Energy: Masculine
Type: Personal Planet


General meaning:
Jupiter’s positions in a chart indicate the way one treats other people and one’s attitude toward knowledge. Generosity, education, journeys, mentors, and travel are all associated with this planet.

Domicile: Sagittarius
Detriment: Gemini
Exaltation: Cancer
Fall: Capricorn
House: Ninth
Energy: Masculine
Type: Social Planet


General meaning:
Saturn influences the roles one feels obligated to adhere to. It causes trouble and strife, but spurs on growth and the learning of lessons. Inhibitions, fears, self-control, work ethic, maturity, and responsibility are associated with Saturn.

Domicile: Capricorn
Detriment: Cancer
Exaltation: Libra
Fall: Aries
House: Tenth
Energy: Masculine
Type: Social Planet


General meaning:
Uranus has everything to do with the way a generation views progression, technology, and revolution. It influences the trends, developments, and changes a particular era makes (or fails to make).

Domicile: Aquarius
Detriment: Leo
Exaltation: Scorpio
Fall: Taurus
House: Eleventh
Energy: Masculine
Type: Generational Planet


General meaning:
Neptune is about fantasy and reality, truth and deception, confusion and clarity. It influences a generation’s worldview and sense of actuality. Dreams, uncertainty, ignorance, mysteries, and perplexity are associated with Neptune.

Domicile: Pisces
Detriment: Virgo
Exaltation: Cancer
Fall: Capricorn
House: Twelfth
Energy: Feminine
Type: Generational Planet


General meaning:
Pluto is about power, transformation, and discovery. It influences the destruction an era will face and the rebirth that will come from it. The way a generation uses or reacts to dominion is heavily colored by Pluto.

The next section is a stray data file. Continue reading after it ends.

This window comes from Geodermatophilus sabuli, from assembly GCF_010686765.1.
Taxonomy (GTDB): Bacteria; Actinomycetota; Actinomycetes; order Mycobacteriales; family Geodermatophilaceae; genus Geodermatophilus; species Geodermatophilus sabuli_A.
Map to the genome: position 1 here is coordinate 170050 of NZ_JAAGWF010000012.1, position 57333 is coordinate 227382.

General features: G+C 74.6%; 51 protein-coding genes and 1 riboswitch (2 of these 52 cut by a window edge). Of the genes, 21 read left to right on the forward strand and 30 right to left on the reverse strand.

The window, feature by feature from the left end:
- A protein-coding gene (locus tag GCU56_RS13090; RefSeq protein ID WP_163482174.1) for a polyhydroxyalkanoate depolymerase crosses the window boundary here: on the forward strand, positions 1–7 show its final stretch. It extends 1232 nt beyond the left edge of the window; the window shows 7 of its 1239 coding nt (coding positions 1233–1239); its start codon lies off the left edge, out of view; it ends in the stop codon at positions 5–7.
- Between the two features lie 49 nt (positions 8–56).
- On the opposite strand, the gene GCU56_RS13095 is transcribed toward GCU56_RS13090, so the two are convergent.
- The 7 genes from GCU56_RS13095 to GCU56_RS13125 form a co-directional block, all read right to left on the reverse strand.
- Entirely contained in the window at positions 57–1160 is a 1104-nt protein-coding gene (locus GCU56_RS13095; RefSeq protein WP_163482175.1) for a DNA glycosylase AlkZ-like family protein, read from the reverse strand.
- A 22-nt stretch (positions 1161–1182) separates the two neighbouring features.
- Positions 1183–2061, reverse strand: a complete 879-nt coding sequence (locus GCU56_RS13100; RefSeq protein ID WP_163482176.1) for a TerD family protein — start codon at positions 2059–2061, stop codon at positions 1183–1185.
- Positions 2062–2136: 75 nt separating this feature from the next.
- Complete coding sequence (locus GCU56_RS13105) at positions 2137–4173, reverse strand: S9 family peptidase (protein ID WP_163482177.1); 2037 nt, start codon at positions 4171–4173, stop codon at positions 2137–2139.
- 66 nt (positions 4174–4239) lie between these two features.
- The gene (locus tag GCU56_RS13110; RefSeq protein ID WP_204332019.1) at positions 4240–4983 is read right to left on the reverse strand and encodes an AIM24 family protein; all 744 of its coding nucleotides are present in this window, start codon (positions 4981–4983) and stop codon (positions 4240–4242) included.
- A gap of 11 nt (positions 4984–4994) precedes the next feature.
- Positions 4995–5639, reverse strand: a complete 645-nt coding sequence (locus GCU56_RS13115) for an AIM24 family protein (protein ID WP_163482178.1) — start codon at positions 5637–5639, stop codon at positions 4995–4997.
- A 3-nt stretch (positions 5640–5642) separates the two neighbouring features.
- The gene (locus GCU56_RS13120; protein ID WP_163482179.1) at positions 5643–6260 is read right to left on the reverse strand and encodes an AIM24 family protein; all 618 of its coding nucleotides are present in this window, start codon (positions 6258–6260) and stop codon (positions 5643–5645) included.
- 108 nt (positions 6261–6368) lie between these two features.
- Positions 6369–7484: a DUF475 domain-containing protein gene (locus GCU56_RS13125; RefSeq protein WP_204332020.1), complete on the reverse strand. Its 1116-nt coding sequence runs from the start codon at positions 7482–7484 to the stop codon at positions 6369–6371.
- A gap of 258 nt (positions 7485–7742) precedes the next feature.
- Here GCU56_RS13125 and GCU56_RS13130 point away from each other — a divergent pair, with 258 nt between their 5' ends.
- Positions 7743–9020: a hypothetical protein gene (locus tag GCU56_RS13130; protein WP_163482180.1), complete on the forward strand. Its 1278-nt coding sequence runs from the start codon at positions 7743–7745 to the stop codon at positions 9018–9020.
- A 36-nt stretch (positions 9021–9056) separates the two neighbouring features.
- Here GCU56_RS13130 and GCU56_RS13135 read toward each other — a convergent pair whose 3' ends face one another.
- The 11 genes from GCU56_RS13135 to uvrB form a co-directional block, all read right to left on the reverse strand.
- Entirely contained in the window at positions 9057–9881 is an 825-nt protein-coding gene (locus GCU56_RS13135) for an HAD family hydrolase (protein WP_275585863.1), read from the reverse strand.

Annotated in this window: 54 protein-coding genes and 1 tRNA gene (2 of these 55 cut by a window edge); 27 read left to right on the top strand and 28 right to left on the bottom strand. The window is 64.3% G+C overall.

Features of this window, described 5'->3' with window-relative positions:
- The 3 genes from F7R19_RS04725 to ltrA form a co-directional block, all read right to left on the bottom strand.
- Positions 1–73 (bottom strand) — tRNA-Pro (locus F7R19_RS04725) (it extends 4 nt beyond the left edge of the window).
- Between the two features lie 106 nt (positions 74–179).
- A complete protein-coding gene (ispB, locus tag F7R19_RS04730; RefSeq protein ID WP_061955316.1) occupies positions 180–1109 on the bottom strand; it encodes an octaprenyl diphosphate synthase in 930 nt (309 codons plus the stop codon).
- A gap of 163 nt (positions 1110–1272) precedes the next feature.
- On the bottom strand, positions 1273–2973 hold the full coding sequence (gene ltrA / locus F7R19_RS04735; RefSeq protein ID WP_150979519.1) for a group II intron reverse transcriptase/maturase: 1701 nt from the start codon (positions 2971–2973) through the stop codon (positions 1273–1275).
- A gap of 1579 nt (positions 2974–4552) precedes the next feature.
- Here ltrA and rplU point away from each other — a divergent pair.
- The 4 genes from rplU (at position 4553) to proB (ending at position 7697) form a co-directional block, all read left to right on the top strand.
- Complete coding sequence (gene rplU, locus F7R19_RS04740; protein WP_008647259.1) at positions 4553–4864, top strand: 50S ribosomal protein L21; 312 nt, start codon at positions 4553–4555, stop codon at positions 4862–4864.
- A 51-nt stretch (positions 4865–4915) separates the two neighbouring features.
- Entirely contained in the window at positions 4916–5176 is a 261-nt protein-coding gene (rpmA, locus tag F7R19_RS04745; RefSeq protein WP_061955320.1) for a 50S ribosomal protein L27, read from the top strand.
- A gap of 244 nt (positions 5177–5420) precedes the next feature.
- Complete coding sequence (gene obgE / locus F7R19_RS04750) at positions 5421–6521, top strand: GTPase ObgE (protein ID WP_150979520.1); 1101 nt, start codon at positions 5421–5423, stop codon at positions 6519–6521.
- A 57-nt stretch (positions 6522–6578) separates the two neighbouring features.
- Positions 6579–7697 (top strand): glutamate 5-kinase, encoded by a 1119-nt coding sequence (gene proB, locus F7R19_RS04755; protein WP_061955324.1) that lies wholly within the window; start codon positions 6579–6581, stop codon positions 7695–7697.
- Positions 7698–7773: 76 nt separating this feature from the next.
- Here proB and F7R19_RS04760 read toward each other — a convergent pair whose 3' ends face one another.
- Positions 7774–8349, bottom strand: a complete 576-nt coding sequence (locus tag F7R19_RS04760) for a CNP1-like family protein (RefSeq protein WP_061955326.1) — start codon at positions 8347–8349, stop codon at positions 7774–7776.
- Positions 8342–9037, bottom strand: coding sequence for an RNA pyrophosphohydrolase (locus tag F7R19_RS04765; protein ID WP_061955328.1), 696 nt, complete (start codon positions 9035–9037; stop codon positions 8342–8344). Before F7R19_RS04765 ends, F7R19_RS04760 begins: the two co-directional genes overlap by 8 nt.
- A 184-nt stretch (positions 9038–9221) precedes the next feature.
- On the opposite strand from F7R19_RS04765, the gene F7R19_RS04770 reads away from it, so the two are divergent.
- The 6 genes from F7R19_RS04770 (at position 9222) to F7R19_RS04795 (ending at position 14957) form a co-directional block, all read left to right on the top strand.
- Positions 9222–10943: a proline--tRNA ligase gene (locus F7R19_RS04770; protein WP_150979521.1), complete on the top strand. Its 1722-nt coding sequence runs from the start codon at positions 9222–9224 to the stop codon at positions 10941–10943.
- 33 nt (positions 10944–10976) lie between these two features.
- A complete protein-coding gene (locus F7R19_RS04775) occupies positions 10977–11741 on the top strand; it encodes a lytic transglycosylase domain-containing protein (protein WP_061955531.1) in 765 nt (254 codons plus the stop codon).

Domicile: Scorpio
Detriment: Taurus
Exaltation: Pisces
Fall: Virgo
House: Eighth
Energy: Masculine
Type: Generational Planet

drabble series; big bird

part twelve; pg; early msr, maybe season 2? post abduction; Our duo are on a journey to see a huge fucking bird.

part one, part two, part three, part four, part five, part six, part seven, part eight, part nine, part ten, part eleven


Everyone takes turns or they go out all at once, bringing their knitting or their Bud Light or their nerf balls, and they play around Mulder and Scully, speak around Mulder and Scully, generally treat Mulder and Scully as if they weren’t there.

There is nothing more close-knit than a trailer park in the middle of a dry summer, in the midst of unspeakable horror. Hurricanes and mass layoffs and the death of a beloved Harley. The last cigarette for a month, the end of football season. Your father’s pill addiction and pawning this and pawning that until there’s nothing left to pawn and then pawning whatever comes next. There are trailer parks you’ll spend your whole life in and trailer parks you’ll only move into when hard times hit, and none of that matters. The trailer park in this story could be any trailer park, and Sandwood residents could be any residents. Only the big bird could not be any other big bird. It is only this big bird.

“This isn’t going to do shit,” says Luther, who’s been clawing at the bugs under his skin for a good thirty minutes. “Just waiting and looking. We need to go find it.”

“The bird always comes back here, Luther, you’re just on meth again,” remarks the old woman, rolling her eyes.

“I agree with him,” Mulder says, although no one seems to care what Mulder says. “We should be taking action. We need to assess its habits and form a search.”

(“I am having difficulty articulating what a colossal waste of time this is,” Scully will later admit at the motel, hands folded in her lap as a testament to her graveness. “I’m past the point of arguing the validity of… a single word we’ve had spoken to us in the last twenty-four hours.”

Mulder, who’s been wearing sunglasses indoors for the past hour and a half as a defense mechanism, and also as protection from all the orange, tells her: “Isn’t that what makes it fascinating? Isn’t that the point? We make claims and tell lies and even hallucinate the hypotheses, and then we wait for the kernel of truth to pop out. This is the scientific method going live, Scully.” He pats her on the shoulder, thinks about pulling her close. He feels happy for some reason. “This is what we do.”

Scully reluctantly agrees. With the sentiment, and to continue their search for the big bird.)